In recent years, the soybean aphid, Aphis glycines Matsumura, has become the most important exotic pest of soybean, Glycine max (L.) Merrill, in North America. Given the significant yield losses that are reported, considerable effort has been expended to characterize the natural enemy community associated with this pest. Several indigenous and naturalized predators have been identified as potential biological control agents, and these include carabid beetles, an abundant and important family of aphid predators. The objectives of this study were to assess the incidence of field predation by Pterostichus melanarius (Illiger), the most common carabid species in Québec soybeans, using molecular gut-content analysis, and to quantify its impact on A. glycines populations through laboratory and field cage experiments. Throughout the growing season between 16.8% (during low aphid density) and 33.7% (at times of high aphid density) of P. melanarius tested positive for aphid DNA. Furthermore, although laboratory feeding trials confirmed that P. melanarius prey on A. glycines, short-term field cage experiments failed to demonstrate a significant reduction of A. glycines populations by carabid beetles. These results suggest a relatively weak interaction between P. melanarius and A. glycines when pest densities are high, but the high predation rate when aphid densities are particularly low suggests these natural enemies may function as important early-season predators.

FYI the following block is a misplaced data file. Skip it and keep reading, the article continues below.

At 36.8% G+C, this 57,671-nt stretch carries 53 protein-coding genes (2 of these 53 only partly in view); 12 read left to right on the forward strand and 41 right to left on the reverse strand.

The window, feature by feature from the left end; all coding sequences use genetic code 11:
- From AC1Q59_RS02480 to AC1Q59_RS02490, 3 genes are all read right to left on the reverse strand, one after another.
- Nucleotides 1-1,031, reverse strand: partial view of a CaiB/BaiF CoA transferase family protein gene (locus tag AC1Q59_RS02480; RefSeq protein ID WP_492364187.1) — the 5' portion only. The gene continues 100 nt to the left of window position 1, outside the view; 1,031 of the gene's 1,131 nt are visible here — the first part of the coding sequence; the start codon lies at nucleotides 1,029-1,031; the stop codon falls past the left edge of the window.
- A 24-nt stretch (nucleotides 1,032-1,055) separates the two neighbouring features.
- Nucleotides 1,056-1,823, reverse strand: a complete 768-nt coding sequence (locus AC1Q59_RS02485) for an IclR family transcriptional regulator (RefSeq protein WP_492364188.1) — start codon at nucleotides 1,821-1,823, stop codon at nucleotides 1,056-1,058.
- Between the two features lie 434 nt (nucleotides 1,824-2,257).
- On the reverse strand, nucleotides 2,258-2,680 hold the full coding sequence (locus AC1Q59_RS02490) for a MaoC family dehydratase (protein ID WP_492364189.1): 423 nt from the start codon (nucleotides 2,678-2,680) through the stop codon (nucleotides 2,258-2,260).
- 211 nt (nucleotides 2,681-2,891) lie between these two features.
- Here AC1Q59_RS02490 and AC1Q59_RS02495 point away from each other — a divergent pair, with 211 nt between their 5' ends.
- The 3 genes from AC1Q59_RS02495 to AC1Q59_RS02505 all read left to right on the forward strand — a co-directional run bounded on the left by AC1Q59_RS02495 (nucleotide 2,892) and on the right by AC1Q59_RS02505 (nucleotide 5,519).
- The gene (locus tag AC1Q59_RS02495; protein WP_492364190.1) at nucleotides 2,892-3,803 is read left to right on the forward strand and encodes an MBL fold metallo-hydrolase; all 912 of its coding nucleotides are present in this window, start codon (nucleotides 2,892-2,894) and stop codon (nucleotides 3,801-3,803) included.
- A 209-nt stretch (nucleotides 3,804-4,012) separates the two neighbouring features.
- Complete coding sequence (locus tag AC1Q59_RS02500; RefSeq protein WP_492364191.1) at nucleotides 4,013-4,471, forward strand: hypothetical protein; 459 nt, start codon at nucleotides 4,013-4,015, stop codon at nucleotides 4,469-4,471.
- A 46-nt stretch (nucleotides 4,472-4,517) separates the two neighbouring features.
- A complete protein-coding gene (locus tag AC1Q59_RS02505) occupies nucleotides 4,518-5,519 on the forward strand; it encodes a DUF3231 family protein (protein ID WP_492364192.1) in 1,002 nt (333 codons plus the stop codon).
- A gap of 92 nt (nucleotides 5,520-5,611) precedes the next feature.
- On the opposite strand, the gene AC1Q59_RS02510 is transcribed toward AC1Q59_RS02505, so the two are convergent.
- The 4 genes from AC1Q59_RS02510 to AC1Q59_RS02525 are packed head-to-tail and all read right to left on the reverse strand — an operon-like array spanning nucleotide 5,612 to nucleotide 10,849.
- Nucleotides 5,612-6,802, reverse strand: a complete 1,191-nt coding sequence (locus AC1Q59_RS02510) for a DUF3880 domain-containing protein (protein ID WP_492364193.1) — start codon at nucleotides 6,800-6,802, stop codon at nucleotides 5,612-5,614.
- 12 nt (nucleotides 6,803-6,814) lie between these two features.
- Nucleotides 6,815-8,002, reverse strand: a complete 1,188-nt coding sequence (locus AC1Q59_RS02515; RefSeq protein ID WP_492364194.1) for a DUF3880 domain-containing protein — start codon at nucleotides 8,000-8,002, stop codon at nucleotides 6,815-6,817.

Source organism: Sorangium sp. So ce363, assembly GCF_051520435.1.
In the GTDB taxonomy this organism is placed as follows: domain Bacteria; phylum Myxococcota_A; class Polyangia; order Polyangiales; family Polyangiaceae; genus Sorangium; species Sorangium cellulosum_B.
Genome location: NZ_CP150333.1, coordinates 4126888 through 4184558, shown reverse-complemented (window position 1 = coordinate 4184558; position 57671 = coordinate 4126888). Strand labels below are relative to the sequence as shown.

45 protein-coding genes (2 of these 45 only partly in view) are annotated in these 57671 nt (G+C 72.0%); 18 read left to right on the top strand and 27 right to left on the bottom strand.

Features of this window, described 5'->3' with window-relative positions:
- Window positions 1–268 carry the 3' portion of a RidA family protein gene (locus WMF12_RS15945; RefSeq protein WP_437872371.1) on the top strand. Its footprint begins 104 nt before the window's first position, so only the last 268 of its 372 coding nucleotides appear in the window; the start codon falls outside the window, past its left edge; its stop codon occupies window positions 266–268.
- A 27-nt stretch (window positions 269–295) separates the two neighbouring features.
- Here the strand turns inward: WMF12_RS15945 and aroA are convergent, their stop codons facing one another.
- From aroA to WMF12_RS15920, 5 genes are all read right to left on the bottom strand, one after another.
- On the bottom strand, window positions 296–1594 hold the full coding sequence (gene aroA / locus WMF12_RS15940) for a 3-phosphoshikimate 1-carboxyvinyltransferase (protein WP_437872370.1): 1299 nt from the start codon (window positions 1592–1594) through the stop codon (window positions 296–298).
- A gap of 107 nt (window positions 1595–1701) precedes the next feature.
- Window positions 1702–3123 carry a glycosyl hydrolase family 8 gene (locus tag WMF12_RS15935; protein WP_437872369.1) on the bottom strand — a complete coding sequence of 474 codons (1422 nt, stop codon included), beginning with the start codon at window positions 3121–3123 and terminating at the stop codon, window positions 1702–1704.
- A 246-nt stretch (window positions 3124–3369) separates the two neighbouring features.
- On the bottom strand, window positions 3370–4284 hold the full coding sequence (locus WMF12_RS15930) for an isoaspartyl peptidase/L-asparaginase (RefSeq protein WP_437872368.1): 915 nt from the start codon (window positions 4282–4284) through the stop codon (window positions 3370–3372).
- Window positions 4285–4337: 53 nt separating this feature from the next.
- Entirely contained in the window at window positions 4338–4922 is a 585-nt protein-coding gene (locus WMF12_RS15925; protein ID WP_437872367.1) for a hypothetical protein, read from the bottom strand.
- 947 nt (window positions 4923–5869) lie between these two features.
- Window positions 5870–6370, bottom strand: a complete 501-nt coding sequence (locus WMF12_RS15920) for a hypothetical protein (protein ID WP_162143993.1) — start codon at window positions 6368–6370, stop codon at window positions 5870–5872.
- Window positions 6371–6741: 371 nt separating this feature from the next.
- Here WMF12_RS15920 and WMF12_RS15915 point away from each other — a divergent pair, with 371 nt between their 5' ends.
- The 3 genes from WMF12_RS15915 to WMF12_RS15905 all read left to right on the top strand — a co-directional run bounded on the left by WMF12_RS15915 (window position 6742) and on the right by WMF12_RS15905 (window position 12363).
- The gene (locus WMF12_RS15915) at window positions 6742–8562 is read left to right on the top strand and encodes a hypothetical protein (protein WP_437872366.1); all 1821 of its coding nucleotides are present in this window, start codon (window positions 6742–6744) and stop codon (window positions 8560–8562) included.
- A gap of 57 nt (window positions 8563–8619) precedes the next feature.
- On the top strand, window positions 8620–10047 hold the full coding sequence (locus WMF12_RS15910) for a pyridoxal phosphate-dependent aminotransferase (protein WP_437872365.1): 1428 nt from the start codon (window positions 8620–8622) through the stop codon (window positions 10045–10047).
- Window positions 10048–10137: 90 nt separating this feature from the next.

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Vol. 42 • No. 1